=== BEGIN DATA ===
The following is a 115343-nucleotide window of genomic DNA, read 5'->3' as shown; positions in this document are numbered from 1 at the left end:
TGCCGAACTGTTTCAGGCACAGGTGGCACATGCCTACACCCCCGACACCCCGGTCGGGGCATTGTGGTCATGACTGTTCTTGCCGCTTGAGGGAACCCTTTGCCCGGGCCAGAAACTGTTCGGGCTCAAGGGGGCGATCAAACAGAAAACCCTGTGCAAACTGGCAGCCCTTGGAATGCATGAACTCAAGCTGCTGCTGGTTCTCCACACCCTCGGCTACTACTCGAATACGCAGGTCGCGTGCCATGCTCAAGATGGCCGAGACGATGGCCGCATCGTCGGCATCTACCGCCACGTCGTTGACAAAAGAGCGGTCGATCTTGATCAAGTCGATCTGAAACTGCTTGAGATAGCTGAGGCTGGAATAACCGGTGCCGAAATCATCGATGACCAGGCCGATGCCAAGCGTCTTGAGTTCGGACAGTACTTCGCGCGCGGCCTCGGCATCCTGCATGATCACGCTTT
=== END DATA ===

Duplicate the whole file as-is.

The following is a 115343-nucleotide window of genomic DNA, read 5'->3' as shown; positions in this document are numbered from 1 at the left end:
TGCCGAACTGTTTCAGGCACAGGTGGCACATGCCTACACCCCCGACACCCCGGTCGGGGCATTGTGGTCATGACTGTTCTTGCCGCTTGAGGGAACCCTTTGCCCGGGCCAGAAACTGTTCGGGCTCAAGGGGGCGATCAAACAGAAAACCCTGTGCAAACTGGCAGCCCTTGGAATGCATGAACTCAAGCTGCTGCTGGTTCTCCACACCCTCGGCTACTACTCGAATACGCAGGTCGCGTGCCATGCTCAAGATGGCCGAGACGATGGCCGCATCGTCGGCATCTACCGCCACGTCGTTGACAAAAGAGCGGTCGATCTTGATCAAGTCGATCTGAAACTGCTTGAGATAGCTGAGGCTGGAATAACCGGTGCCGAAATCATCGATGACCAGGCCGATGCCAAGCGTCTTGAGTTCGGACAGTACTTCGCGCGCGGCCTCGGCATCCTGCATGATCACGCTTT